Room and Board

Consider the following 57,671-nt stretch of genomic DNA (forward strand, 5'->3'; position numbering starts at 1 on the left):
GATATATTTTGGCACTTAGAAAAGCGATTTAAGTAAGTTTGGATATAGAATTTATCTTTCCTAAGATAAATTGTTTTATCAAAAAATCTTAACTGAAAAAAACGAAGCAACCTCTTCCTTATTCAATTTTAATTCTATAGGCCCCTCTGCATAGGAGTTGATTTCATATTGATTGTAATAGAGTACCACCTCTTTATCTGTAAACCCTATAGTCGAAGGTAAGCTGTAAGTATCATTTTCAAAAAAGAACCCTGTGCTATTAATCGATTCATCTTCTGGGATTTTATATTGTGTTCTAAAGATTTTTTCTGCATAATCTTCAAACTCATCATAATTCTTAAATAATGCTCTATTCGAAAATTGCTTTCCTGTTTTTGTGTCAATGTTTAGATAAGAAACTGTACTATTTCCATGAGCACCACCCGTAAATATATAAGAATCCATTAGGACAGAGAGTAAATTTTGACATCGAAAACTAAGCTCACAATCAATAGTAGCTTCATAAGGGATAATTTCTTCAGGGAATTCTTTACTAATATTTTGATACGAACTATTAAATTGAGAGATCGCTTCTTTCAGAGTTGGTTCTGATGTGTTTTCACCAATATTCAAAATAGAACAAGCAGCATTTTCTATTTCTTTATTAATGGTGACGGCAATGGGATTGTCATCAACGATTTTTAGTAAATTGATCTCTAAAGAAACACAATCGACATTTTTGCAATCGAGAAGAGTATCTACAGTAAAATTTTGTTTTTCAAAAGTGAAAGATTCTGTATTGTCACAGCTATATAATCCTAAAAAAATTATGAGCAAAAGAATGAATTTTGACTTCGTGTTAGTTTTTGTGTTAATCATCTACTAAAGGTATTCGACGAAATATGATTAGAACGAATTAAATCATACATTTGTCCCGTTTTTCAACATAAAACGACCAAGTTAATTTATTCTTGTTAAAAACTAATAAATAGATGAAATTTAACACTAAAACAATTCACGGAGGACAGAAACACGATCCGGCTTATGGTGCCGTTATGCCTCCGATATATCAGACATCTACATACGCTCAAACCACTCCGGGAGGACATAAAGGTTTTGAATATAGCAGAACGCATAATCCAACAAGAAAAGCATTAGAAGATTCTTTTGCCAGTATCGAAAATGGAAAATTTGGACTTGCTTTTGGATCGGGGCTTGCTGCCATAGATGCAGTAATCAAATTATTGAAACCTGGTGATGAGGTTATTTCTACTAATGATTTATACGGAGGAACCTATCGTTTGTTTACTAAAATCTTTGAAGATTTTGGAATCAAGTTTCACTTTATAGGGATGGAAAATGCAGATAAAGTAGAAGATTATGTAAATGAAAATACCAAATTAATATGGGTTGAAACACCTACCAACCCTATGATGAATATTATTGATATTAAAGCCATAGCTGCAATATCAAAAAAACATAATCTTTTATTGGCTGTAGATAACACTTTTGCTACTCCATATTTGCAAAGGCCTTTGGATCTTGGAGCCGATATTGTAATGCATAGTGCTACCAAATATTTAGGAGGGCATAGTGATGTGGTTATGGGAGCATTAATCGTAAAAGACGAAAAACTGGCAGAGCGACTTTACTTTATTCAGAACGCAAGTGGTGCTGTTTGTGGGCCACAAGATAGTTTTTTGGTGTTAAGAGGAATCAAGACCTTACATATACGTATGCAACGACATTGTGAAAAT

There was a time in my life when I was very, very broke. And I was also broken. I had just ended a bad relationship and I came running home to my mother from upstate New York to Sagaponack on Long Island. I had just lost one daughter at birth, and had gone through a difficult divorce. Now I had another young daughter and a 10-year old son to take care of alone. Although my mother had plenty of space in her house, I knew I had to strike out on my own after a while so that I could become self-sufficient again. The first place that I rented had only two bedrooms for three people in a one level apartment. I tried putting the baby in with my son, but it didn’t work out because her crying would wake him up. So, then i hung sheets from the ceiling with thumbtacks to try to separate them, but the landlady complained. My last effort was placing his single bed in the laundry room which had a low lean-to ceiling attached to the end of the house. My son, Adam, had to fight with the Bridgehampton school children who followed him home and broke his glasses, ganging up on him. I decided it would be better to move to Riverhead where I was working at a minimum wage job, which involved accounts receivable and payable. I was eligible for childcare and a very bad house rental. We were on a busy road next to a bar. My son had to sleep in the attic where there was no insulation. Nails were sticking through the ceiling and pierced his head when he sat up in bed. The first night we moved in, a drunken man knocked on our front door on his way home f rom the bar next door. I qualified for a Department of Labor training program for the title of accounting clerk. The position was half subsidized by the Department of Labor and included a once a week job coach check up of my work performance at the ceramic tile and appliance store. Thank God for the oversight, because my boss was a disgusting old man who cooked broccoli at lunch that stunk up the place, and who made me sit on his lap if I wanted signatures on papers or wanted to be handed my paycheck. He said the most awful things to me, threatening to fire me at every turn. So I jumped at the chance to switch to another job offered by a visiting associate of my boss. I would have to commute to Ronkonkoma and be an executive secretary for the Mass Mutual Insurance Company. I had switched to a much worse situation. The boss had just survived a heart attack and was a hold terror, thrashing his desktop with open palmed hits and loud screams. His son was on the other side of my office, and he had a bad sense of ethics and a self-aggrandizing attitude. Besides that, i wasn’t familiar with computers, or electric typewriters or figuring out the insurance salesmen’s commissions. Due to my lack of experience and the obvious disdain I had for both of my bosses, I was fired within 6 months, just as I was breaking ground for a three-bedroom house in Riverhead, which had a subsidized mortgage. The interest rates were 13 percent, but I had a 3 percent mortgage, and the government paid the difference. They also lowered the payment because I was now on unemployment. During that time, I was very depressed and discouraged because nothing was working out in my life. We met the conditions for food stamps and we had to buy the black and white labeled cans at Waldbaums and openly display the food stamps at the check out station, as well as the WIC coupons (Women Infants and Children). We obtained additional at the food pantries, and the local church brought us boxes with a complete Thanksgiving dinner in them in November. I learned how to place a monthly order for little frozen half-pound packets of meat from the local meat store, which fortunately would accept food stamps. We ate a lot of canisters of loose oatmeal, macaroni and cheese (six boxes for one dollar,)large jars of applesauce, and tons of huge chunks of government surplus American cheese. My son stomped up and down when he had to redeem the free school lunch coupons in front of his friends, and when I made him mix and drink powdered milk. But my planning made the food last until the end of the month, unlike the results of other people on the government dole. After that, I hustled up long-term substitute teaching assignments, which usually lasted six months at a time. I qualified for welfare childcare services because my teaching jobs were at the entry level salary with no health care benefits. My son threatened to drop out of school unless I found the money to pay for an operation on his ingrown toenail, and my daughter broke her wrist in kindergarten. Luckily, the injury happened on school property, and the school provided the health care coverage that was needed for the healing of her broken arm. I didn’t know enough to sue the school for the injury on the jungle gym. And, of course, there were gaps between the jobs. My resume looked very sketchy when I applied for new jobs. Eventually I got a 3/4th position as a high school English teacher and I could drop my daughter, Mariah, off at Head Start, which we also qualified for. This led to a two-year full time position as a 10th grade English teacher, and I had benefits and a decent salary. Unfortunately, the injured teacher I was substituting for, who had been hurt in a car accident, returned to work and I was out in the streets again. During this time, I struggled with affording gasoline and car repairs, household bills, buying clothing, and meeting the requirements of two growing children. Eventually, i coupled a part time professor job at Suffolk Community College with a part time BOCES Jail Education 3/4th position that included all benefits. I also attended night school for my third Master’s Degree. Within a year, I had a full time job at BOCES and I had found my niche, where I stayed for 18 years until I retired. You have never found a person who praises BOCES so much and who appreciates her benefits and retirement more than I do. I worked hard for it, and just kept on putting one foot ahead of the other. My children still tease me about the powdered milk, free lunch passes, and bumble bee striped pants from the Salvation Army clothing store, but I think in their hearts they realize how hard I worked to get them through to graduation and college. May they never struggle so hard to bring up their own family. And, as a single mom, I raised two highly successful who excelled as top scholars, and who are now a corporate bankruptcy specialist and a movie producer. By the way, i paid back al that government subsidized mortgage money when I move don to a different house!!